Jay Leno said farewell to the “Tonight Show” on Friday, kicking off his final show by thanking “all the people who made it possible.”

For the top-rated late night host, that meant the newsmakers who gave Leno plenty of monologue fodder through the years: Michael Jackson, Monica Lewinsky and Bill Clinton, for starters.

Walking out on stage to a lengthy standing ovation from the audience –which consisted of fans who had camped out for tickets, as well as Leno’s wife Mavis, among others.

Leno welcomed the audience “to the exciting season finale of the ‘Tonight Show.'”

The host made a few quips about his departure, as well as his upcoming primetime strip on the Peacock. After leaving “Tonight,” he joked, he planned to “move to a secluded spot where no one can find me: NBC primetime.”

Leno also pointed out that the move to 10 p.m. was “a gamble.”

“I’m betting everything that NBC will still be around in three months,” he joked. “That is not a given.”

Given the broadcast industry’s economic woes, Leno also gagged that NBC U topper Jeff Zucker had offered Leno the chance to purchase the robe in his room for $40.

Leno’s farewell was muted by the fact that he won’t be away from the Peacock for long; after a summer off to prepare for the new show, he’ll be back on NBC by September (likely a week or so before the start of the fall season).

“We’re not really leaving,” he said. 

As a result, much of Leno’s monologue had nothing to do with his departure at all; he hit several current events, including several economy gags. He also noted that former Presidents Bush and Clinton were set to take part in a debate in Toronto, adding, “I wish I had one more day, one more day!”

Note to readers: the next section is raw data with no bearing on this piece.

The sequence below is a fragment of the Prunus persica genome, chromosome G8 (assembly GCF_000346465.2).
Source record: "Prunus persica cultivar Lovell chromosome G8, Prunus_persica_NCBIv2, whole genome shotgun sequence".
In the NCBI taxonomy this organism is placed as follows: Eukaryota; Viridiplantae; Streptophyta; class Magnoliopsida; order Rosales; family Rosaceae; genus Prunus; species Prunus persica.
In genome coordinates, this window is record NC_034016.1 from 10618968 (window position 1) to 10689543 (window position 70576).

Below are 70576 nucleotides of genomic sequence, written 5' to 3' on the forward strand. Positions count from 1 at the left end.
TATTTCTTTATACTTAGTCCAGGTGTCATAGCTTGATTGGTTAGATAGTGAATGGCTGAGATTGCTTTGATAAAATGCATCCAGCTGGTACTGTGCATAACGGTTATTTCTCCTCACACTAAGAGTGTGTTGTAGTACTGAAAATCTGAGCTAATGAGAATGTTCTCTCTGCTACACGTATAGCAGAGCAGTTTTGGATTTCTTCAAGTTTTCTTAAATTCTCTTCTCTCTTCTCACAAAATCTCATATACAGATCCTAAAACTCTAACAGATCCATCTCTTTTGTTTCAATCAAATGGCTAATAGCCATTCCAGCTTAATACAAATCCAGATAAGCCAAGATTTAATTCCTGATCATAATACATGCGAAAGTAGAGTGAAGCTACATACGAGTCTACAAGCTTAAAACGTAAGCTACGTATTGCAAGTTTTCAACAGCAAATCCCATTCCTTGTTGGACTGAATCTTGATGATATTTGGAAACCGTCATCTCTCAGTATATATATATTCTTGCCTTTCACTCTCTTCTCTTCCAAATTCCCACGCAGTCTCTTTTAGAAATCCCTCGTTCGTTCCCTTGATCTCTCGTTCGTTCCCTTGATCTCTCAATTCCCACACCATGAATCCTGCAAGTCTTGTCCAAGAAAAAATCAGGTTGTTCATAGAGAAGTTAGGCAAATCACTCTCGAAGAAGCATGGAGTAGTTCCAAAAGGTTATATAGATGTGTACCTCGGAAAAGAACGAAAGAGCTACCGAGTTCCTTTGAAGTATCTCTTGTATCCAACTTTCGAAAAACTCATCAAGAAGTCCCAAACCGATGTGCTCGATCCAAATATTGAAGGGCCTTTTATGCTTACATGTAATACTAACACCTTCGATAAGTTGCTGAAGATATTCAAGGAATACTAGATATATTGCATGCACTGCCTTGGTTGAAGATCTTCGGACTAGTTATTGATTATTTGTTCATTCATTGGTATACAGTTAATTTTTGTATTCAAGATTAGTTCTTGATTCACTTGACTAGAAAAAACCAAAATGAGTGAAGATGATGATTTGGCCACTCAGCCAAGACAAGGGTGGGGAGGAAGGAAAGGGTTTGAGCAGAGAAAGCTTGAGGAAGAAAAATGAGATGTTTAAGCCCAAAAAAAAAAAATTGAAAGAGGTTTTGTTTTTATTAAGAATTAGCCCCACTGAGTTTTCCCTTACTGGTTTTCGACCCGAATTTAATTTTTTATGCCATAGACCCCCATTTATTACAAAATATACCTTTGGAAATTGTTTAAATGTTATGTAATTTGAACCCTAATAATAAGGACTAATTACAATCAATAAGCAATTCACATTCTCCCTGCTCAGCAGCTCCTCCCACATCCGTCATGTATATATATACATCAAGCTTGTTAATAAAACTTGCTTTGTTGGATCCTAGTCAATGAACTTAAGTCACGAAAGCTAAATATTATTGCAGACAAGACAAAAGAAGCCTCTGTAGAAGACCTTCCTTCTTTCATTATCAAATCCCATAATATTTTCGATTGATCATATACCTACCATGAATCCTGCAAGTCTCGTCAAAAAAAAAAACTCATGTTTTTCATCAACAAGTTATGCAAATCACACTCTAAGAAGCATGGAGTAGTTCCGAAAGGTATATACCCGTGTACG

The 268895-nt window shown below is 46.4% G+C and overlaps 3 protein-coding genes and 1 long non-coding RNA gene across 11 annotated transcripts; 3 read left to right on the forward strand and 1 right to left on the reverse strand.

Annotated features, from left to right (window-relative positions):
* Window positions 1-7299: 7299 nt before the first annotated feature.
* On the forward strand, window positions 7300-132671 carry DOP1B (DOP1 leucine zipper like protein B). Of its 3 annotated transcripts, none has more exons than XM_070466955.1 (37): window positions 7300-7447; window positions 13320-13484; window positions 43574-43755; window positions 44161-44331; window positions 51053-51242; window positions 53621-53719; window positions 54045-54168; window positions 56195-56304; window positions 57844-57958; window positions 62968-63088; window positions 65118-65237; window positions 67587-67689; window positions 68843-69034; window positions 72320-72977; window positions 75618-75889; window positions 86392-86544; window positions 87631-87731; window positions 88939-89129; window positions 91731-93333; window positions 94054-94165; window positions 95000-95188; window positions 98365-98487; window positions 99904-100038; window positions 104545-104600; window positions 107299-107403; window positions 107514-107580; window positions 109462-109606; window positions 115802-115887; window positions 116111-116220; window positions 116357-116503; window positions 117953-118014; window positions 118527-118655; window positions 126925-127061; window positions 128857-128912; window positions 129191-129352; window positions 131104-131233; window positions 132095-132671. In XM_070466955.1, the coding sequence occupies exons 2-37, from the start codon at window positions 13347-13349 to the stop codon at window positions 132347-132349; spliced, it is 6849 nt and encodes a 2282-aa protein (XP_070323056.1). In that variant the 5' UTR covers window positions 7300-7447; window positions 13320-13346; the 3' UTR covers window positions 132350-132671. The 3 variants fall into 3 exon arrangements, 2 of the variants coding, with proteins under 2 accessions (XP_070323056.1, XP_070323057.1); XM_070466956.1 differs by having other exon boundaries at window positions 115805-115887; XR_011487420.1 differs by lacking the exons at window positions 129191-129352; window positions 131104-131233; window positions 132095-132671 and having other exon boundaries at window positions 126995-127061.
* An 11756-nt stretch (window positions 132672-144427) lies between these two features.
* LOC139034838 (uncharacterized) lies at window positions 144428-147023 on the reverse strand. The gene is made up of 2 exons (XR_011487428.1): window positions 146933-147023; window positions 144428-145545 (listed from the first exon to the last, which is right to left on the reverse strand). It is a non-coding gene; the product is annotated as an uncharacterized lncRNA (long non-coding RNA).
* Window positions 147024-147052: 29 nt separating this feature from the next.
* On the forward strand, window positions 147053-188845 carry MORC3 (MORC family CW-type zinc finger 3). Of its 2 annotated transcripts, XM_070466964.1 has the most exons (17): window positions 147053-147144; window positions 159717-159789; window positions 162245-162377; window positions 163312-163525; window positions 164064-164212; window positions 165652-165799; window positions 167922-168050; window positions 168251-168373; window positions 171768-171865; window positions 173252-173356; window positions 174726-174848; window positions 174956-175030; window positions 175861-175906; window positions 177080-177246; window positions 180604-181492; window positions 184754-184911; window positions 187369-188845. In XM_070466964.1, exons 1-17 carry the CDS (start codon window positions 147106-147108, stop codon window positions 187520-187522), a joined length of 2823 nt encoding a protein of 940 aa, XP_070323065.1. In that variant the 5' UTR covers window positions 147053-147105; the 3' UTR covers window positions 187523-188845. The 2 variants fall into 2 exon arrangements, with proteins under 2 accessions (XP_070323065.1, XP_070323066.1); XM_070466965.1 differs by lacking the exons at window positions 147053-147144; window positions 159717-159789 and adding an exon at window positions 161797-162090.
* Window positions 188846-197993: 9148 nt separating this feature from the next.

Leno did note that some things had changed in the 17 years since he first took the “Tonight” gig: “When we started the show, my hair was black and the president was white.”

And Leno, who saw his ratings rise around the same time O.J. Simpson was arrested for murder in 1994 (gags like the recurring “dancing Itos” were seen as helping bolster his popularity) made one last joke at the expense of the now-incarcerated Juice.

“I was cleaning my room today and I found O.J.’s knife,” he said. “I had it the whole time!”

Also during the monologue, he showcased a few clips of Rodney Dangerfield as an homage to the late comedian. And he even introduced a new feature on his last night: “White Trash Theater,” which revolved around a fuzzy clip of a woman throwing a beer bottle at a younger man.

For his final show, Leno also welcomed final guests Conan O’Brien, who takes the “Tonight Show” reins on Monday, and singer/songwriter James Taylor.

Leno graciously told O’Brien that he was “the only choice, the perfect choice” in taking over “Tonight” and thanked him for being an “absolute gentleman” during the transition.

O’Brien, meanwhile, addressed critics who have wondered whether his younger-skewing comedy will connect with a broader audience at 11:30, showing a brief clip of a comedy bit he plans to air next week in which he went undercover at a focus group for senior citizens.

Later in the show, Taylor played a favorite tune of Leno’s, “Sweet Baby James.”

Leno closed the show by thanking a myriad of supporters at the network and on the show’s staff.

“I’m thrilled that when I took this from Johnny (Carson) the show was No. 1, and when we’re handing it to Conan it’s No. 1, so I get my security deposit back,” he said.

Leno then signed off by noting the number of personal relationships that have thrived among the show’s staff — and opened the curtain to reveal the 68 children who have been born to “Tonight Show” staffers during Leno’s 17-year run.